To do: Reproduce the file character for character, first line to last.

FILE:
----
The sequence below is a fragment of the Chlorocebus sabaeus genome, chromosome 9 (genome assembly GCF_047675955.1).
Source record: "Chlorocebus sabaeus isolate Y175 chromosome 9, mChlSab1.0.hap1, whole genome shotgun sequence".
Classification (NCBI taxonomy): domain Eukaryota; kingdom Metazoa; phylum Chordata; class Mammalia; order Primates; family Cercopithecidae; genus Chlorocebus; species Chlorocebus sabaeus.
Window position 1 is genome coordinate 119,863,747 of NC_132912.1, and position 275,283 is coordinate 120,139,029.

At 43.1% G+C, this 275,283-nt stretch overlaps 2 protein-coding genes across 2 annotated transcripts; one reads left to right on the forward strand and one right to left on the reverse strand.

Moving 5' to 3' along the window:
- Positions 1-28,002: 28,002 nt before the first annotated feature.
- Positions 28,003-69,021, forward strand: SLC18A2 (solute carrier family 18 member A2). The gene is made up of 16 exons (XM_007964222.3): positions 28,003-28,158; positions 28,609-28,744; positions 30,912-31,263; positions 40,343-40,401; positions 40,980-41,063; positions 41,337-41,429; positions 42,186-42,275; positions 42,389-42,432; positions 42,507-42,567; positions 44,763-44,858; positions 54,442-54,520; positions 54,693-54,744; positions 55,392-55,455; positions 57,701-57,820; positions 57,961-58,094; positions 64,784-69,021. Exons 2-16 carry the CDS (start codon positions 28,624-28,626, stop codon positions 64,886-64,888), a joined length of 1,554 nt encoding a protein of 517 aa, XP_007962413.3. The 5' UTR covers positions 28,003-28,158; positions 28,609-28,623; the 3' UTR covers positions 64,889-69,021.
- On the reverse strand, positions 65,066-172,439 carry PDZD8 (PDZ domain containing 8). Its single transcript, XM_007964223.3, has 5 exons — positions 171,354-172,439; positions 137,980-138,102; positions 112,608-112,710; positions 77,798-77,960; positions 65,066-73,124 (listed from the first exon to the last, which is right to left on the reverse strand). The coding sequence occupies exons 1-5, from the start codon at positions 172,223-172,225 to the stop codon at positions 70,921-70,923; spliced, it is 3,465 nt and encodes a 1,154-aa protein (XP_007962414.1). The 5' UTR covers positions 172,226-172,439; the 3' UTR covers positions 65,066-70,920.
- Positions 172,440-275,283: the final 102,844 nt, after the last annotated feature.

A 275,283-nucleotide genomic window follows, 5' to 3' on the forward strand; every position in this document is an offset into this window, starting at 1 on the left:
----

The sequence below is a fragment of the Chlorocebus sabaeus genome, chromosome 9 (genome assembly GCF_047675955.1).
Source record: "Chlorocebus sabaeus isolate Y175 chromosome 9, mChlSab1.0.hap1, whole genome shotgun sequence".
Classification (NCBI taxonomy): domain Eukaryota; kingdom Metazoa; phylum Chordata; class Mammalia; order Primates; family Cercopithecidae; genus Chlorocebus; species Chlorocebus sabaeus.
Window position 1 is genome coordinate 119,863,747 of NC_132912.1, and position 275,283 is coordinate 120,139,029.

At 43.1% G+C, this 275,283-nt stretch overlaps 2 protein-coding genes across 2 annotated transcripts; one reads left to right on the forward strand and one right to left on the reverse strand.

Moving 5' to 3' along the window:
- Positions 1-28,002: 28,002 nt before the first annotated feature.
- Positions 28,003-69,021, forward strand: SLC18A2 (solute carrier family 18 member A2). The gene is made up of 16 exons (XM_007964222.3): positions 28,003-28,158; positions 28,609-28,744; positions 30,912-31,263; positions 40,343-40,401; positions 40,980-41,063; positions 41,337-41,429; positions 42,186-42,275; positions 42,389-42,432; positions 42,507-42,567; positions 44,763-44,858; positions 54,442-54,520; positions 54,693-54,744; positions 55,392-55,455; positions 57,701-57,820; positions 57,961-58,094; positions 64,784-69,021. Exons 2-16 carry the CDS (start codon positions 28,624-28,626, stop codon positions 64,886-64,888), a joined length of 1,554 nt encoding a protein of 517 aa, XP_007962413.3. The 5' UTR covers positions 28,003-28,158; positions 28,609-28,623; the 3' UTR covers positions 64,889-69,021.
- On the reverse strand, positions 65,066-172,439 carry PDZD8 (PDZ domain containing 8). Its single transcript, XM_007964223.3, has 5 exons — positions 171,354-172,439; positions 137,980-138,102; positions 112,608-112,710; positions 77,798-77,960; positions 65,066-73,124 (listed from the first exon to the last, which is right to left on the reverse strand). The coding sequence occupies exons 1-5, from the start codon at positions 172,223-172,225 to the stop codon at positions 70,921-70,923; spliced, it is 3,465 nt and encodes a 1,154-aa protein (XP_007962414.1). The 5' UTR covers positions 172,226-172,439; the 3' UTR covers positions 65,066-70,920.
- Positions 172,440-275,283: the final 102,844 nt, after the last annotated feature.

A 275,283-nucleotide genomic window follows, 5' to 3' on the forward strand; every position in this document is an offset into this window, starting at 1 on the left: